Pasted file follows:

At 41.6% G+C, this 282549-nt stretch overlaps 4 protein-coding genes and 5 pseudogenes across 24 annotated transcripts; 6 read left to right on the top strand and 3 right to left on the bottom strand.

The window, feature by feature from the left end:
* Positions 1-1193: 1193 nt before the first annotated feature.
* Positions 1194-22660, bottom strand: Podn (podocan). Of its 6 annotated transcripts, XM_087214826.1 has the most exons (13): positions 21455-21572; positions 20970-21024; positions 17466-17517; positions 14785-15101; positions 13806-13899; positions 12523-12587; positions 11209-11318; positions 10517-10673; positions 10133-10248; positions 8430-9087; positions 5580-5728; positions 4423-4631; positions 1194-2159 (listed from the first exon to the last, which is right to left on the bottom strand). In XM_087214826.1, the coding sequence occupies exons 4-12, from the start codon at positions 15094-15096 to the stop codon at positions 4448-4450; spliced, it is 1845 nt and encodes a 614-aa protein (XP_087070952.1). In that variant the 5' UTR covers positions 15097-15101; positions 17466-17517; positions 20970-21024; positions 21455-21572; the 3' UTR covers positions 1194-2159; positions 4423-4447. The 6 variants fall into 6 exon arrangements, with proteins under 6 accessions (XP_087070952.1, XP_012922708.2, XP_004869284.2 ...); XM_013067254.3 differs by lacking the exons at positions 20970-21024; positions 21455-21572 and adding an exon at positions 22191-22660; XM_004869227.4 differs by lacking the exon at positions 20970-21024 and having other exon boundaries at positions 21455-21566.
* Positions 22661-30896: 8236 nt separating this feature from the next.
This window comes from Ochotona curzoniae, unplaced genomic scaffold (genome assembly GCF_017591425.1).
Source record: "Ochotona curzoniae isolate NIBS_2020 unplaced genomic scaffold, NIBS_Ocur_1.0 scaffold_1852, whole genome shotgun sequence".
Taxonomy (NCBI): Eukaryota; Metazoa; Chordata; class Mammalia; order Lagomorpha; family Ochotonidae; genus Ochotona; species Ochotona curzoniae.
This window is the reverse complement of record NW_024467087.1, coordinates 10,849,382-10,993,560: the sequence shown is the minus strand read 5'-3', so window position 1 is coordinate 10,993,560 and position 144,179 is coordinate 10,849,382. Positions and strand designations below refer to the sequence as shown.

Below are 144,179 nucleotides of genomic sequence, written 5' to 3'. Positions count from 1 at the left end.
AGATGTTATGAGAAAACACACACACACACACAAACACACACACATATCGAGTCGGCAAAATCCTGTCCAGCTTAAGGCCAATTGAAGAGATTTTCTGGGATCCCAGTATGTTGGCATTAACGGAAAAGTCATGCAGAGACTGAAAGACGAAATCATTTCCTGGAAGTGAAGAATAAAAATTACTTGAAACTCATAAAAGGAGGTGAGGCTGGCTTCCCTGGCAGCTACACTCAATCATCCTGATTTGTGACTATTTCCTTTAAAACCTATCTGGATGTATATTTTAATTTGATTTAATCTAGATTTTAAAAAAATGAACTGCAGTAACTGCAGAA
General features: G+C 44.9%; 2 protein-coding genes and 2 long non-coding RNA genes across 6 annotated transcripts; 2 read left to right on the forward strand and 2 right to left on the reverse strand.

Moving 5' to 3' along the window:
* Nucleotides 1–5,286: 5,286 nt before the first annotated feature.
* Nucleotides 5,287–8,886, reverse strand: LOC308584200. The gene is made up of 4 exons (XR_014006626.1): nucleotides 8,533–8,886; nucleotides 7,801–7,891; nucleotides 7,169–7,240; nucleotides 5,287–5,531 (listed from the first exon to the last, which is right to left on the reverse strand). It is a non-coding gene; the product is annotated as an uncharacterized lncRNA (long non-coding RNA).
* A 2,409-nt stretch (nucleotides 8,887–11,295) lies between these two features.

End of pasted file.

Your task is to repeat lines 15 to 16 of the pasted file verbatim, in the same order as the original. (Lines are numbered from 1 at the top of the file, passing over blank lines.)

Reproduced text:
* Nucleotides 5,287–8,886, reverse strand: LOC308584200. The gene is made up of 4 exons (XR_014006626.1): nucleotides 8,533–8,886; nucleotides 7,801–7,891; nucleotides 7,169–7,240; nucleotides 5,287–5,531 (listed from the first exon to the last, which is right to left on the reverse strand). It is a non-coding gene; the product is annotated as an uncharacterized lncRNA (long non-coding RNA).
* A 2,409-nt stretch (nucleotides 8,887–11,295) lies between these two features.